Christmas column: The magic they gave me
‘Twas the night before Christmas, and we had just returned from my grandparents' Christmas dinner/gift exchange next door.
I planted myself on the sofa next to the front door and wasn't budging, despite my parents urging me to go to bed.
It must have been after 10:30 p.m. because I always watched the Santa radar on the local news, but I was stubborn and would not heed their instructions.
After a while of trying to convince me to go to sleep so that visions of sugarplums (or an Atari) would dance through my head, my mother said: “If you're up when Santa comes, he may skip our house, and you won't get any presents.”
Still I refused, until a strong gust of wind loudly blew the front door open and it hit the arm of the sofa where I was sitting.
For a moment, I was sure Santa was about to stomp through the door, see me sitting there, roll his eyes and put my toys back on his sleigh. Needless to say, I did not have to be told to go to bed anymore.
My sister, Lesa, who is nine years older than me, always got things like jewelry and perfume for Christmas, and I just could not understand why anyone would want something like that when they could have telescopes and video games and walkie-talkies and other gadgets.
My friend, Jamie, who lived across the road, got a pair, and we were certain one afternoon that an alien had communicated his name to us via Morse Code on one of them.
My earliest Christmas memory involves getting a Sit ‘N Spin with swirly colors on the seat. Some of the other toys Santa brought over the years were a Dancerella Ballerina Doll that spun when you pushed the crown on its head, a Strawberry Shortcake doll that blew strawberry scented kisses and two “adoption dolls” that resembled Cabbage Patch dolls.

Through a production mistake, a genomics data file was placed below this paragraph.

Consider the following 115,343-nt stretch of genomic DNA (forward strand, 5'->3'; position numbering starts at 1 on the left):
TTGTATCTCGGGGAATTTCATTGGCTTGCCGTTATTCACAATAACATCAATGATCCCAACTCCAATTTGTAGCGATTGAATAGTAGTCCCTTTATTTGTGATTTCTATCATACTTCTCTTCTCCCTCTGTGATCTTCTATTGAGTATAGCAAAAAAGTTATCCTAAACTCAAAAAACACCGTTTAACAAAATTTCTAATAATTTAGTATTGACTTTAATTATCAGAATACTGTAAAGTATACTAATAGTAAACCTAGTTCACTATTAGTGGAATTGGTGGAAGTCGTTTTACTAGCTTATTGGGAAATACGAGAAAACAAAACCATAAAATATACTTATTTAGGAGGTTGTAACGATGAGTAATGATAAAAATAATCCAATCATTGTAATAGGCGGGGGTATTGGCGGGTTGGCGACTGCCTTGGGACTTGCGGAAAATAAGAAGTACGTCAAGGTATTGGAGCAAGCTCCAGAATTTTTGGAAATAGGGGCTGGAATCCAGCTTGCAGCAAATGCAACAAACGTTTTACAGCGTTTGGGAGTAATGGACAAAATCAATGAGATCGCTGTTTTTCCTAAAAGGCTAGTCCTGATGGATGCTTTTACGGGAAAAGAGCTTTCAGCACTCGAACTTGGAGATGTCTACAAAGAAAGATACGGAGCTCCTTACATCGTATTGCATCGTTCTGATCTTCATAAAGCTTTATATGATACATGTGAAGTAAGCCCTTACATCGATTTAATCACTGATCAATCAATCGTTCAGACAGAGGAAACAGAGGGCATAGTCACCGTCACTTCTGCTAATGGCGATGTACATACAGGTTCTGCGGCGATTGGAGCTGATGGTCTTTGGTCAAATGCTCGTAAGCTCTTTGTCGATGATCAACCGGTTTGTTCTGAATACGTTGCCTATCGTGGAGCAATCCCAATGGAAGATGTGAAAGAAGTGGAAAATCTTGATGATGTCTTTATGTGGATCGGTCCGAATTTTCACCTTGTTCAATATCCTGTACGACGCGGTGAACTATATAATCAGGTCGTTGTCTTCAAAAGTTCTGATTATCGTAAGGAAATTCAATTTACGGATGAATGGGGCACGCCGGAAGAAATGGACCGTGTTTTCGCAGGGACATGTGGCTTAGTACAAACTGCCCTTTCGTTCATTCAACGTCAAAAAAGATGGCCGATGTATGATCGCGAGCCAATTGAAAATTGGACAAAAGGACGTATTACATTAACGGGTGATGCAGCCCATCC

I'm not sure why I didn't get an actual Cabbage Patch doll. Maybe they were too expensive and Santa couldn't afford them, or maybe my mother did not want to be murdered trying to buy one since people were actually strangling each other over the last Cabbage Patch doll in stores that year.
Other toys included: Monchichi monkeys that you could dress up, a Hungry Hippos game featuring four plastic hippos that ate marbles, My Little Ponies, and a plush monster called Zugly with a green head and one eye.
One Christmas, I was sick and in the hospital, so my classmates chipped in and bought me a Star Wars Chewbacca belt that held action figures. I also got a Gamorrean Guard action figure that year — the green, dog-faced aliens that guarded Jabba the Hut's palace in “Return of the Jedi.” And to top it all off, my sister gave me an Ewok Village.
At some point, I guess my belief in Santa's magical abilities prompted me to ask for things that were too expensive, and my mother explained to me that she and my father had to compensate Santa for the gifts I received. Something about that just didn't sound right, but I went along with it.
My belief in Santa began to fade one year, but when another classmate told us a story about how his cousins had heard firecrackers pop in another room, ran to see what the sound was and saw elves scatter away from a big box of candy, my faith was renewed.
One year, Santa dropped some things outside our house. I think it was a toboggan and a pair of socks, but I went outside and looked all around to see if anything else had fallen off his sleigh.
And I remember sleeping with my sister one Christmas. Under the covers and so excited I could burst, we lay quietly listening to the sounds outside her bedroom window.
Some might have thought it was tree limbs brushing against the top of our roof, but Lesa told me to be quiet and really listen because that sound was reindeer hooves.
“If you listen really closely, you can hear their bells,” she said.
And I heard them clearly.